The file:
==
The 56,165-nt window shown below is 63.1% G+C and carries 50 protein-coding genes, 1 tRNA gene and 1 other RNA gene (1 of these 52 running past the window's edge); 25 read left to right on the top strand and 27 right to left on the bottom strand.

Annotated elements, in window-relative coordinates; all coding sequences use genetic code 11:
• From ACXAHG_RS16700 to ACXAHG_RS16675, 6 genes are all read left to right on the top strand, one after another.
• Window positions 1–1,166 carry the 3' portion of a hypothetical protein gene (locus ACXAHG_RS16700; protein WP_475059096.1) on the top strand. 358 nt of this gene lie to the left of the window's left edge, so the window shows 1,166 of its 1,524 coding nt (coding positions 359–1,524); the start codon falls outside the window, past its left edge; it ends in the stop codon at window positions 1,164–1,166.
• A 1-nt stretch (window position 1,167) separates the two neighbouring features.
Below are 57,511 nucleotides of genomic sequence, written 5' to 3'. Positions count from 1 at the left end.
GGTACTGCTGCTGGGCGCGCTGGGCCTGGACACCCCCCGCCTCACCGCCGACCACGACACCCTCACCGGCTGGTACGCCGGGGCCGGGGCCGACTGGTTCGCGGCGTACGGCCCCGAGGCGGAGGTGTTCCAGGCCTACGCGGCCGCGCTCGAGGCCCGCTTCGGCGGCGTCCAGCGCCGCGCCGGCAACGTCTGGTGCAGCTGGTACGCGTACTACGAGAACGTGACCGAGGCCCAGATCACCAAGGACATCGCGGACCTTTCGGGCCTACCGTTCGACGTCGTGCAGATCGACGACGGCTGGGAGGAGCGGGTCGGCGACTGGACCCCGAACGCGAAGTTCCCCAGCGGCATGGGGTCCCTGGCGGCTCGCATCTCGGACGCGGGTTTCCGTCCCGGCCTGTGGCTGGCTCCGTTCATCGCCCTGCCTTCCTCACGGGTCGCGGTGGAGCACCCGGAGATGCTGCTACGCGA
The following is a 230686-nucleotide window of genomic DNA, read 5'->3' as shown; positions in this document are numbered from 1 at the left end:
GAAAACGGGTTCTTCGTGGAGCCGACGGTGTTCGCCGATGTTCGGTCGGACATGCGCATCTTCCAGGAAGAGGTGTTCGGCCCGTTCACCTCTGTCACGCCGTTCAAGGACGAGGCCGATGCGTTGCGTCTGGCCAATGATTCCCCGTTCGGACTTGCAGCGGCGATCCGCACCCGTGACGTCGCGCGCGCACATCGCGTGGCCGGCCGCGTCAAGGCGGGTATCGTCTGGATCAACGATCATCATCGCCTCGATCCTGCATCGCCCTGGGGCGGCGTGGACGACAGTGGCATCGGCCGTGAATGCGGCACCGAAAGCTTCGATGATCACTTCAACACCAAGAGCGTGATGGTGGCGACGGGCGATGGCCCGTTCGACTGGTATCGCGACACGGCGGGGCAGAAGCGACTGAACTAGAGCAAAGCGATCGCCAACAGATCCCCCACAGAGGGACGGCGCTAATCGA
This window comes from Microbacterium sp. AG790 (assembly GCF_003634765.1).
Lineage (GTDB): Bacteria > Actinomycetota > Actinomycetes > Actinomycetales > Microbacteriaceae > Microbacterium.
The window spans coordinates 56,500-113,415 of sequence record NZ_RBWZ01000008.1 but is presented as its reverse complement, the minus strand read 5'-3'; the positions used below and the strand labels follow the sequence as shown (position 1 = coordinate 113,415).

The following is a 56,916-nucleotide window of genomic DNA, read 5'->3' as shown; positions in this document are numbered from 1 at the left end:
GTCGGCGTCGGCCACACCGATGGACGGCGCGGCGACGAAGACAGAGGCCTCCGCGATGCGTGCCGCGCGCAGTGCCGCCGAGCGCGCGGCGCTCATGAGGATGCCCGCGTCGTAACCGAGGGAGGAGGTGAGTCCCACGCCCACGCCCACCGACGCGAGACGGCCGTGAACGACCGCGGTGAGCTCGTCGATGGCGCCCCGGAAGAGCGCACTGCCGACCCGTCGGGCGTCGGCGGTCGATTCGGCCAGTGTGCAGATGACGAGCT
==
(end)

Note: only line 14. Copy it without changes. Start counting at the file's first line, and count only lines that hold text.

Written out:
GTCGGCGTCGGCCACACCGATGGACGGCGCGGCGACGAAGACAGAGGCCTCCGCGATGCGTGCCGCGCGCAGTGCCGCCGAGCGCGCGGCGCTCATGAGGATGCCCGCGTCGTAACCGAGGGAGGAGGTGAGTCCCACGCCCACGCCCACCGACGCGAGACGGCCGTGAACGACCGCGGTGAGCTCGTCGATGGCGCCCCGGAAGAGCGCACTGCCGACCCGTCGGGCGTCGGCGGTCGATTCGGCCAGTGTGCAGATGACGAGCT